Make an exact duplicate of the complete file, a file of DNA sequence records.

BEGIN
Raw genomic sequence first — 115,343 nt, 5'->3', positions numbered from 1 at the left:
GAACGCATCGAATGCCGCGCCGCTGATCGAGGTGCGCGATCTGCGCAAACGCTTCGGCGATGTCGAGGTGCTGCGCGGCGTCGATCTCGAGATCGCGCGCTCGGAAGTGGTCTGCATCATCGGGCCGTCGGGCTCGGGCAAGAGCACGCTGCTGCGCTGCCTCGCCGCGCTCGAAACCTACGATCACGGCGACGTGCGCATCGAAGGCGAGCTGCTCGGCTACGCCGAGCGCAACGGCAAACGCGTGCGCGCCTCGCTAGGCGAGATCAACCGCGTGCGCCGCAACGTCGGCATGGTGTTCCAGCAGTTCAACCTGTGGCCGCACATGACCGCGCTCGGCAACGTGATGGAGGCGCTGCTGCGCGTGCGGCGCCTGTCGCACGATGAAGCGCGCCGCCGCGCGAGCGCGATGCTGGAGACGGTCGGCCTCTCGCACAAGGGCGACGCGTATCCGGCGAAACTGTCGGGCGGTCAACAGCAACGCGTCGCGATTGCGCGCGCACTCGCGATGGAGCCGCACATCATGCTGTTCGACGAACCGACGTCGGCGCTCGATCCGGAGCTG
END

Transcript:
Raw genomic sequence first — 115,343 nt, 5'->3', positions numbered from 1 at the left:
GAACGCATCGAATGCCGCGCCGCTGATCGAGGTGCGCGATCTGCGCAAACGCTTCGGCGATGTCGAGGTGCTGCGCGGCGTCGATCTCGAGATCGCGCGCTCGGAAGTGGTCTGCATCATCGGGCCGTCGGGCTCGGGCAAGAGCACGCTGCTGCGCTGCCTCGCCGCGCTCGAAACCTACGATCACGGCGACGTGCGCATCGAAGGCGAGCTGCTCGGCTACGCCGAGCGCAACGGCAAACGCGTGCGCGCCTCGCTAGGCGAGATCAACCGCGTGCGCCGCAACGTCGGCATGGTGTTCCAGCAGTTCAACCTGTGGCCGCACATGACCGCGCTCGGCAACGTGATGGAGGCGCTGCTGCGCGTGCGGCGCCTGTCGCACGATGAAGCGCGCCGCCGCGCGAGCGCGATGCTGGAGACGGTCGGCCTCTCGCACAAGGGCGACGCGTATCCGGCGAAACTGTCGGGCGGTCAACAGCAACGCGTCGCGATTGCGCGCGCACTCGCGATGGAGCCGCACATCATGCTGTTCGACGAACCGACGTCGGCGCTCGATCCGGAGCTG